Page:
As much as you try to reduce your consumption and make do with the things you already own, we all need to buy something from time to time. Luckily, there are now an increasing number of companies who are adopting sustainable business and manufacturing practices.
When you’re looking to adopt a more sustainable lifestyle, it pays to spend some time researching your options whenever you’re buying something new. Which manufacturer produces in a way that is aligned with your values? Can you find online reviews that tell you something about the durability of an item? Could you buy it second hand? Can you buy it at a local store, meaning you can cut down on packaging for shipping and unnecessary road miles associated with online shopping?
You might be surprised at all the options you have. Good On You is a free mobile app that makes it easy to research the sustainability track record of your favourite fashion brands. It also recommends more sustainable alternatives.
If you’re looking to invest in the stock market, it’s also a good idea to dig a bit deeper into the company’s sustainability ratings. The investment app Goodments provides a lot of transparency in this process.
Beware of companies who are greenwashing though. Since sustainability and eco-friendliness have become somewhat fashionable, many companies try to capitalise on the trend without taking any action. That’s why it’s so important to do your research before making a purchase. The good news that this habit will also help you to adopt a more minimalist lifestyle.
Make organic and eco-conscious food choices
One thing you may not think of is the natural resources and pollution involved with the meals that you consume each day. Some foods are easy on the environment, and others are terrible for it. Sometimes the food itself would be fine, but the practices involved in maximising the profit margin aren’t sustainable.
Palm Oil, for example, is one of the most widely traded vegetable oils worldwide. Most of it is produced in Indonesia and Malaysia. It is used in many pre-packaged and convenience foods you can buy at the supermarket.
Palm oil production and cultivation are responsible for deforestation and endangering of native plants, animals such as the orangutan and indigenous people who called the biodiverse forest home.
This is just one example of a food that is not sustainable the way it is currently being grown. If you want to avoid palm oil in your everyday food purchases, this WWF guide explains how.
Another food group that is facing increasing pushback due to its poor environmental record is meat and dairy.
The meat industry is the biggest environmental culprit in the food industry, and livestock farming contributes between 13 and 18% of human-produced greenhouse emissions worldwide. This outweighs all emissions from all transportation methods combined.
Add to that the land clearing required for animals to graze and grow the crops to feed them – as well as the water needed for both – and it’s clear that our planet won’t be able to sustain the growing demand for meat with a world population estimated to reach over 9 billion by 2040.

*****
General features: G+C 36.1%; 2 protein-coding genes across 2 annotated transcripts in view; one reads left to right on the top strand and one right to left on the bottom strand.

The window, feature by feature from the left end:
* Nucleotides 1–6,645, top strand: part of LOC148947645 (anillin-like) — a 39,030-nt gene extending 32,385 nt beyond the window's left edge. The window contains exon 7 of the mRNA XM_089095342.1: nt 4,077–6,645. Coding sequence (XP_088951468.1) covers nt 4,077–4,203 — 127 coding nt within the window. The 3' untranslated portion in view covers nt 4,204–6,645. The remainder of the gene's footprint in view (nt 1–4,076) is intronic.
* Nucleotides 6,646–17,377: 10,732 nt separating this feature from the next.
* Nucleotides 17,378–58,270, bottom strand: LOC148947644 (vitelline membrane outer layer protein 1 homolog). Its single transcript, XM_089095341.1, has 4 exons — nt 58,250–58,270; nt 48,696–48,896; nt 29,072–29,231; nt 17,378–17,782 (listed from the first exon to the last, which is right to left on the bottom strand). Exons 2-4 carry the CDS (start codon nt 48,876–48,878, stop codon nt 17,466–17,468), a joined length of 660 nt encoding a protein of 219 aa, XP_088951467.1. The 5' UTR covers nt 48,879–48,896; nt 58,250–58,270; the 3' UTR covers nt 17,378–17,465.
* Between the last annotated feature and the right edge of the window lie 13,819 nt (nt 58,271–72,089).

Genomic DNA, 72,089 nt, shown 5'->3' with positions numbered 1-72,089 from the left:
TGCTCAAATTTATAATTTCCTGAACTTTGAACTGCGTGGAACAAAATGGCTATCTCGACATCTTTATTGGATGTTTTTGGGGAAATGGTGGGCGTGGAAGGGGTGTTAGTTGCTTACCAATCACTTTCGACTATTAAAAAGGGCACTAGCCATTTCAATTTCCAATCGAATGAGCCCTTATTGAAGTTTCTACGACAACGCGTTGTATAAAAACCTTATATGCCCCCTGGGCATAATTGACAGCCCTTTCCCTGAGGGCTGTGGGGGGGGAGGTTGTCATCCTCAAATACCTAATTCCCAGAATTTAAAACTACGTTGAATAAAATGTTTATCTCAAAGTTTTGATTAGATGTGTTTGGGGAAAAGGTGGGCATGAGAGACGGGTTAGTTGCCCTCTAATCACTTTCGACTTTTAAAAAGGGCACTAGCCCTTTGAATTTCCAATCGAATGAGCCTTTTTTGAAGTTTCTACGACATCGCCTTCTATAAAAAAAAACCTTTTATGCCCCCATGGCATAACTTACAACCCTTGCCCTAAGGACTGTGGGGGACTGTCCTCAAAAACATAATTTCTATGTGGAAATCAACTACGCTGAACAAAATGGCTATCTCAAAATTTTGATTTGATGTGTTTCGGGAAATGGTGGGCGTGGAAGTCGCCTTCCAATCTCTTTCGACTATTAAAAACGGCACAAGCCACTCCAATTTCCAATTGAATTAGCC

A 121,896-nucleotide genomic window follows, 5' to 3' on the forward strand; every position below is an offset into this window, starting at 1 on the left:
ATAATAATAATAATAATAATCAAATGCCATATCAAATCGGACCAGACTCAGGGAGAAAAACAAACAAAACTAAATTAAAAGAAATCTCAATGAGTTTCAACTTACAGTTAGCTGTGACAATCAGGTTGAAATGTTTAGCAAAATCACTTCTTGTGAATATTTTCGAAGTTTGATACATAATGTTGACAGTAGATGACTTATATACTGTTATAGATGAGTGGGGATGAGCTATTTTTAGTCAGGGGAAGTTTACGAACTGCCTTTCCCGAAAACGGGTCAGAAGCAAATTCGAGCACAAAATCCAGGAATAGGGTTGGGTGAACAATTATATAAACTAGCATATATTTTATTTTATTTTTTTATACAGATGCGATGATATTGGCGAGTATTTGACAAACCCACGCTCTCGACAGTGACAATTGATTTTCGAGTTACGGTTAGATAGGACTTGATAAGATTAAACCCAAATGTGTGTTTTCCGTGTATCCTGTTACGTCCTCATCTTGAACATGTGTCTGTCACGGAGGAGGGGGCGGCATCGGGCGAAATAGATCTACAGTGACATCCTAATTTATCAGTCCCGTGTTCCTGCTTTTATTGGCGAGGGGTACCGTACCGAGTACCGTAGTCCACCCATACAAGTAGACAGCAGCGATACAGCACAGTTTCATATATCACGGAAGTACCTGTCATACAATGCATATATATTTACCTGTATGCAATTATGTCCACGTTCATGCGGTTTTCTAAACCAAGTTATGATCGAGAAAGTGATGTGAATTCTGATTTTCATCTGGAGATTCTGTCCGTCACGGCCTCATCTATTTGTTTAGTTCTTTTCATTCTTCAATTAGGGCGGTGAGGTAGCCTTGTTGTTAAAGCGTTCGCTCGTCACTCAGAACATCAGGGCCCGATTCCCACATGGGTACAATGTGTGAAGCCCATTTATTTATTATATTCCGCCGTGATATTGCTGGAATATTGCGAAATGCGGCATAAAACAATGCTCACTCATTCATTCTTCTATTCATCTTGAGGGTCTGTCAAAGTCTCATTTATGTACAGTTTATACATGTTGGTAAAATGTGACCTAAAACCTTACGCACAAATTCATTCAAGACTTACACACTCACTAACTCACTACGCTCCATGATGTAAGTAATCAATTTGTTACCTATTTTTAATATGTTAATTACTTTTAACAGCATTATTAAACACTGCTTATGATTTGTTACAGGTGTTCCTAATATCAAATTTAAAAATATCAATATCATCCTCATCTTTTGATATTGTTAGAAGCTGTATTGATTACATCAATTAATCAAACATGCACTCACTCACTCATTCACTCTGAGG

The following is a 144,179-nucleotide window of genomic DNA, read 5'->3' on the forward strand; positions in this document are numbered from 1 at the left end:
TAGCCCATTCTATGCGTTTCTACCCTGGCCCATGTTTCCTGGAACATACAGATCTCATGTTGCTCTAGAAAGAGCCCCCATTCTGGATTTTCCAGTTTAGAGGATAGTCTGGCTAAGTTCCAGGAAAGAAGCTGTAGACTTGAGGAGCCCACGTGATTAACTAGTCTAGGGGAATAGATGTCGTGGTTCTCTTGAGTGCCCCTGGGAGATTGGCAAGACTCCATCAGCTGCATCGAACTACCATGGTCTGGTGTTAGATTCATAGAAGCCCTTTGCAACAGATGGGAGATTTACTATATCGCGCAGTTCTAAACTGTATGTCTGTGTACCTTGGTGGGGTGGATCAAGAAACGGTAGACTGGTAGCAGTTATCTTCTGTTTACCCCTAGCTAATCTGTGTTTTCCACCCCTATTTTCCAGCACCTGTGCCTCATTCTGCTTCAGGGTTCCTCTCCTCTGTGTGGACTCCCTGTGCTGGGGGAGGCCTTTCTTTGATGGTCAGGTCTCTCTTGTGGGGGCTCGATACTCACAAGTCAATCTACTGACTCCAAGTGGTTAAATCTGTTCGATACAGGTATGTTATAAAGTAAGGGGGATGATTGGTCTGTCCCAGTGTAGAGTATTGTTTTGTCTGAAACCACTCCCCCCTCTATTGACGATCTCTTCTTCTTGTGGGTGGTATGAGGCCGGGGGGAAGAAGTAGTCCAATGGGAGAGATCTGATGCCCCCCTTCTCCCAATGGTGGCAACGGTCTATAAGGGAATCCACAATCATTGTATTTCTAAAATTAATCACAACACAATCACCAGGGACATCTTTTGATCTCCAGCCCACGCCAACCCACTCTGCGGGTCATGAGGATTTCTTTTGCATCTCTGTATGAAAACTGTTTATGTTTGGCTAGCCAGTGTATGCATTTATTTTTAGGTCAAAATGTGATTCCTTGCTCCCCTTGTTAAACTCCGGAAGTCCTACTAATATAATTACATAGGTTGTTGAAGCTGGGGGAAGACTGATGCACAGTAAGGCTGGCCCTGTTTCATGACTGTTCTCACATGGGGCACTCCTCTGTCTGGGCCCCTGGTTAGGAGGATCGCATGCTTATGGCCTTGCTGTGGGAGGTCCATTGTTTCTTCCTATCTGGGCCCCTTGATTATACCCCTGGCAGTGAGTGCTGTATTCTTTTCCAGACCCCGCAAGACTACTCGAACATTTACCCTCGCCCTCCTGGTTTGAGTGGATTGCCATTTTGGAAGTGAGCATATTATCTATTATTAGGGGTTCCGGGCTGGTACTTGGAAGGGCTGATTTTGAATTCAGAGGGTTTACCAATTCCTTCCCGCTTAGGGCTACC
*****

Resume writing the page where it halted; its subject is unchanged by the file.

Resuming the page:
As these two examples show, it’s easy to feel overwhelmed and confused by the sheer amount of information out there when it comes to making more sustainable food choices. How do you know whom to trust?
Instead of following the latest food fad or research report (possibly funded by an industry group), try to stick to a few simple tips:
- Buy the best quality you can afford (e.g. organic, free range);
- Try to make meals from scratch whenever possible (no hidden ingredients);
- Buy seasonal produce (bonus: it’s cheaper too);
- Reduce your meat intake and try to cut it altogether at least a few days per week (think of it as a special treat rather than something you need every day with every meal).
Gardening and sustainable landscaping
One of the most fun and powerful ways you can be more sustainable is to focus on your own backyard. Instead of grass that needs constant watering, fertilising and weedkillers, stone and mulch are an eco-friendlier choice for landscaping.
Choose native plant species that need less water like natural wildflowers, and plant trees that will be a positive impact on CO2 levels and even provide food. Avoid the use of pesticides in your yard entirely, as they will kill bees that are vital to the ecosystem. Make use of the drainage and repurpose runoff for watering your garden.
With even a small balcony or rooftop, you can grow your own vegetables and herbs. With a large summer garden and a pressure cooker to can with, you can stock up your pantry for winter. Any amount of food you can grow yourself is food that you know hasn’t contributed to pollution, and really makes a major difference.
You can also have free-range chickens, which provide for your own eggs as well as can be used for meat when they no longer produce. They also work as natural weedkillers and will keep your home low on insects and consume food scraps that would be otherwise thrown away.
A final word
Once you start adopting a more sustainable lifestyle, you will notice that there many more things you can do. And there are so many great blogs, books and videos out there to provide you with ideas.
This post is by no means intended to cover everything. That would be impossible! But by following these steps and basic guidelines you’ll be on the path to living a more sustainable lifestyle.